Wednesday, 21 May 2014

World of Birds exhibition

The Wonder of Birds

Because of their high visibility, colourfulness, varied songs and ability to fly, birds have always provided a fascinating subject for study and contemplation. This unique and pioneering exhibition mounted by Norwich Castle Museum & Art Gallery is an imaginative attempt to document our complex and special relationship with birds through art, taxidermy and photography.

The curators have brought together an amazing range of beautiful objects and illustrations that provide an insight into the multi-faceted ways birds have impacted on our lives throughout history. It is also accompanied by a lusciously illustrated catalogue with introductory text by BBC naturalist Chris Packham. Don’t be misled that this is only of interest to bird fanatics; there is something for everyone, young and old. 

The Wonder of Birds explores the cultural impact of birds upon humankind.  Eliciting a wide range of emotions from awe to fear, pleasure to cruelty, birds have intrigued humanity since the earliest of times. With loans from local and national collections, this exhibition spans the centuries and include some 220 works by major artists and illustrators, natural history, archaeology, fashion and social history.

A 19th century feather pellerine coat and a hat made entirely of feathers, reminds us of how the Victorians shot many birds almost to extinction in order to harvest their feathers. A delicate Indian painting of Tibetan cranes, to a robust bronze British-Romano duck cup, examples of the taxidermist’s skills to some of the best works by contemporary bird artists and photographers provide an overview of how differently birds have been visualised and portrayed throughout history.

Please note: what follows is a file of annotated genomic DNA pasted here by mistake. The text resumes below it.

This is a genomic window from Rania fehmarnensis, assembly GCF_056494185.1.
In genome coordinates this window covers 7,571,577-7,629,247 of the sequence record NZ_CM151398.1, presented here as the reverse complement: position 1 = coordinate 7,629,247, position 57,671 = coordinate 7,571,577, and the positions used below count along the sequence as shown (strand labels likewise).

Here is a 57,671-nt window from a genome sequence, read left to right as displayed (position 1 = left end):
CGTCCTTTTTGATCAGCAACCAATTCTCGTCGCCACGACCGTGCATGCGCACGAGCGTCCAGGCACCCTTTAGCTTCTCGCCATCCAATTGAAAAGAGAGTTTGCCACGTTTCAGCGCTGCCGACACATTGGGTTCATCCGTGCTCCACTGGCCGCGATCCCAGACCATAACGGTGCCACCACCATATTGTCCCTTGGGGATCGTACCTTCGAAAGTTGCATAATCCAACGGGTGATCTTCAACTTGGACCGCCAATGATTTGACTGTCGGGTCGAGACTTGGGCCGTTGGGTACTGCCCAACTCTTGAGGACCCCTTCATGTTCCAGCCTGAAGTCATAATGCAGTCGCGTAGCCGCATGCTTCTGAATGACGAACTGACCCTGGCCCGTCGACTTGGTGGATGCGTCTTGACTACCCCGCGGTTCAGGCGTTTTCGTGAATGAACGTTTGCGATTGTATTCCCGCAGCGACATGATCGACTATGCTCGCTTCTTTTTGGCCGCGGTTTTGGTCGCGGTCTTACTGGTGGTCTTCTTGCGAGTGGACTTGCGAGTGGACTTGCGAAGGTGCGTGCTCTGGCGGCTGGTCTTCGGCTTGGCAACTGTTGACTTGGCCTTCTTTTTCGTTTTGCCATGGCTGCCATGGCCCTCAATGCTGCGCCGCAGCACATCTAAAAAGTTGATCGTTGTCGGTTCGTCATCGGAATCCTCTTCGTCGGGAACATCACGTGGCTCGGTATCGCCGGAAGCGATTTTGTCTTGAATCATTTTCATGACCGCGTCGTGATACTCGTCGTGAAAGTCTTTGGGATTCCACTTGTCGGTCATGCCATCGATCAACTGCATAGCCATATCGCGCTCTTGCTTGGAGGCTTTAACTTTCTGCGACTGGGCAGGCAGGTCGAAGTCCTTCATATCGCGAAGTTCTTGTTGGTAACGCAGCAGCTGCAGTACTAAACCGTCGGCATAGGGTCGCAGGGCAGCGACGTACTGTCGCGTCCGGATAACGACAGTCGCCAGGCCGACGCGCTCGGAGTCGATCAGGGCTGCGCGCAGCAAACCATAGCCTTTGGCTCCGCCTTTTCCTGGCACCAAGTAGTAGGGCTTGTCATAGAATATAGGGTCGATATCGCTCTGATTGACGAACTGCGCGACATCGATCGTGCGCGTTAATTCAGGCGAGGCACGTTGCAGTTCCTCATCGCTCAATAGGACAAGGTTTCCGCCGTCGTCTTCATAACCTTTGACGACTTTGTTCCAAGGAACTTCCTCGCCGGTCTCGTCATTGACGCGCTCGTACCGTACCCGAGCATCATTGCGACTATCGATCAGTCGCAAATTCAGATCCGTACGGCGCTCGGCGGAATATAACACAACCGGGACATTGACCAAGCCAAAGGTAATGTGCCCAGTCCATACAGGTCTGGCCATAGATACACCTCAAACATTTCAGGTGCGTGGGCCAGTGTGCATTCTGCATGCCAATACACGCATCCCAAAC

The exhibition comprises six sections, each highlighting a different aspect of birds, their meanings and our relationships with them: what is a bird, introducing the exotic, migrants and ocean travellers, birds and landscape, predators and prey, the realms of the spirit, but it is impossible to enumerate all aspects of this monumental exhibition.

The show begins by introducing the visitor to the breadth of this fascinating subject: what is a bird; what do they mean to us; how have we studied, portrayed, preserved, endangered and used them?  This section features Hans Holbein’s stunning Lady with a Squirrel and a Starling, back in Norfolk for the first time since its acquisition by the National Gallery in 1992.  This work is complemented by another beautiful Renaissance work of art, an exquisite 15th century drawing by Andrea Mantegna, portraying a bird from the artist’s imagination, illustrating how birds have been used decoratively and heraldically through the ages.